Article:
Every week, Syracuse University professor Aileen Gallagher helps Longreads highlight the best of college journalism. Here’s this week’s pick:

Colleges share symbiotic relationships with their neighboring towns, and economic disparities tend to strain those relations. At Dartmouth, the school’s wealth and privilege overshadows the surrounding area’s rural poverty. In a detailed report by Charlie Rafkin the region’s economic data is paired with the voices of low-income families. Rafkin doesn’t just point out the disparity, but also asks experts why the urban poor get all the press. (“There is no equivalent of The Wire for rural poverty,” says one.) Rafkin spreads the blame, too. International issues appeal more to students looking to change the world. Outreach efforts by universities can conflict with the community’s own ideas for improvement. And when Rafkin’s story gets a little bogged down by statistics, you’ll stick with it for lines like this: “Destiny finished her opiate binge, left the bathroom and returned to her high school class.”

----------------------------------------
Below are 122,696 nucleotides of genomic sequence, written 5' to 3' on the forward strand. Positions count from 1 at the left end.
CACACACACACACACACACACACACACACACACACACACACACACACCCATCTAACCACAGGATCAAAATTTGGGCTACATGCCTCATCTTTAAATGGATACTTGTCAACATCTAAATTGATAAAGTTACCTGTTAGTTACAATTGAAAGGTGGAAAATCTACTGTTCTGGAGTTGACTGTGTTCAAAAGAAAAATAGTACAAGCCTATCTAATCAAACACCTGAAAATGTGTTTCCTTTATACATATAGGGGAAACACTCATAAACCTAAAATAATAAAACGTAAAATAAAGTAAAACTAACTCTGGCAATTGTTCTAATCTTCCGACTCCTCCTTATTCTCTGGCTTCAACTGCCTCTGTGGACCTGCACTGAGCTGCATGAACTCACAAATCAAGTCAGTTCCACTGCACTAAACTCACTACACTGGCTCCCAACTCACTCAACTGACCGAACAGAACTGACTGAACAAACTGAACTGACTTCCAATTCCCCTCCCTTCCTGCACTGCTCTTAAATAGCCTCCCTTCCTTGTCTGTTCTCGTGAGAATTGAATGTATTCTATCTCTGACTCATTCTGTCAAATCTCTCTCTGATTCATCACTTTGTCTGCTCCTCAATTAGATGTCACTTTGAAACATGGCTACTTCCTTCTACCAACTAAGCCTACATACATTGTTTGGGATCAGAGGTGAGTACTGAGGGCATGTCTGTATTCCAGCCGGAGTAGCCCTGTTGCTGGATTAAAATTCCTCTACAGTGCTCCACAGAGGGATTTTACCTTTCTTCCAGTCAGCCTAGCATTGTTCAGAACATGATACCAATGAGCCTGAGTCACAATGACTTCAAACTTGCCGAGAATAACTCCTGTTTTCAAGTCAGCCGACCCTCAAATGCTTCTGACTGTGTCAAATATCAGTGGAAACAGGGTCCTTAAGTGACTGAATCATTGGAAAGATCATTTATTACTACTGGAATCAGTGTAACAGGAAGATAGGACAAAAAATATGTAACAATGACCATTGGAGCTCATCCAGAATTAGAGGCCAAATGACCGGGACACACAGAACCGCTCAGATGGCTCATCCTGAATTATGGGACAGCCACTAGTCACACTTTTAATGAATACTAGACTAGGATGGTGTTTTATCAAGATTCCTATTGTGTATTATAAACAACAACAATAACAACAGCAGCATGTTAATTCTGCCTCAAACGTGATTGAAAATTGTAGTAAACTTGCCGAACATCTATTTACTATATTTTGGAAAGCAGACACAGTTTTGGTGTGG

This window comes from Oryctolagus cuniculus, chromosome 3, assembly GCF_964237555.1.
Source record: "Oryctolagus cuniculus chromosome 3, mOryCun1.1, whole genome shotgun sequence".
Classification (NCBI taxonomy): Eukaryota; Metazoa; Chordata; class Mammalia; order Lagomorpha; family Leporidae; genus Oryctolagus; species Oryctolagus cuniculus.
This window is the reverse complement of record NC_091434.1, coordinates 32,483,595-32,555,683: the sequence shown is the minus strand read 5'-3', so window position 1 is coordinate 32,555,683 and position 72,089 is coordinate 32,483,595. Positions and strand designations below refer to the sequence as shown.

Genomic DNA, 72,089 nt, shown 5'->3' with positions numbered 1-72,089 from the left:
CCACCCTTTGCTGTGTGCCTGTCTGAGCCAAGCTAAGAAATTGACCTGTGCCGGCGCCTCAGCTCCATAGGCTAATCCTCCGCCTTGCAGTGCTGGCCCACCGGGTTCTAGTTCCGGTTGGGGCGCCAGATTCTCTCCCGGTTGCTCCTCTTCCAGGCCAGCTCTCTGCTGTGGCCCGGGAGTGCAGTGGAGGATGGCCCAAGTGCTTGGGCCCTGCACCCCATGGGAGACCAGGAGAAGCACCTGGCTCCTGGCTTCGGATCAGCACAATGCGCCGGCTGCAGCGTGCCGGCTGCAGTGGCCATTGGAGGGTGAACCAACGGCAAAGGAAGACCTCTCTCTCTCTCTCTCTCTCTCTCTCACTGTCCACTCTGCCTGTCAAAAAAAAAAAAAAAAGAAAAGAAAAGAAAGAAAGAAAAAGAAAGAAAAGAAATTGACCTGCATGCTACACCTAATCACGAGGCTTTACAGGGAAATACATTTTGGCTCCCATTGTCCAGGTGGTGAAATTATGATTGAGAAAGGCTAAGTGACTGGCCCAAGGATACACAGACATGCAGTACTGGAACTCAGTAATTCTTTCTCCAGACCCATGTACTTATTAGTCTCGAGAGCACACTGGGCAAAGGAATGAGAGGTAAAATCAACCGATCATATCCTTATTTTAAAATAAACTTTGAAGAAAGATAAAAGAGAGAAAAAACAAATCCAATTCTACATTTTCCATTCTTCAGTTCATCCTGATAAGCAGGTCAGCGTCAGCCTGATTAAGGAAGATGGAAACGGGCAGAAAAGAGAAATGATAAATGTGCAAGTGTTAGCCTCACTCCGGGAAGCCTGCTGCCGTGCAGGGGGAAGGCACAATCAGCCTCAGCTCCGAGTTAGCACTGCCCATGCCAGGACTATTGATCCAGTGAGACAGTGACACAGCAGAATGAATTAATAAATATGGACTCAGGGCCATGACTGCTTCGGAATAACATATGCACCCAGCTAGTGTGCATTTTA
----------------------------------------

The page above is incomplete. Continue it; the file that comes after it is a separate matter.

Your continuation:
Upper Valley Families Confront Rural Poverty

Charlie Rafkin | The Dartmouth | November 15, 2013 | 14 minutes (3,448 words)

Professors and students: Share your favorite stories by tagging them with #college #longreads on Twitter, or email links to aileen@longreads.com.

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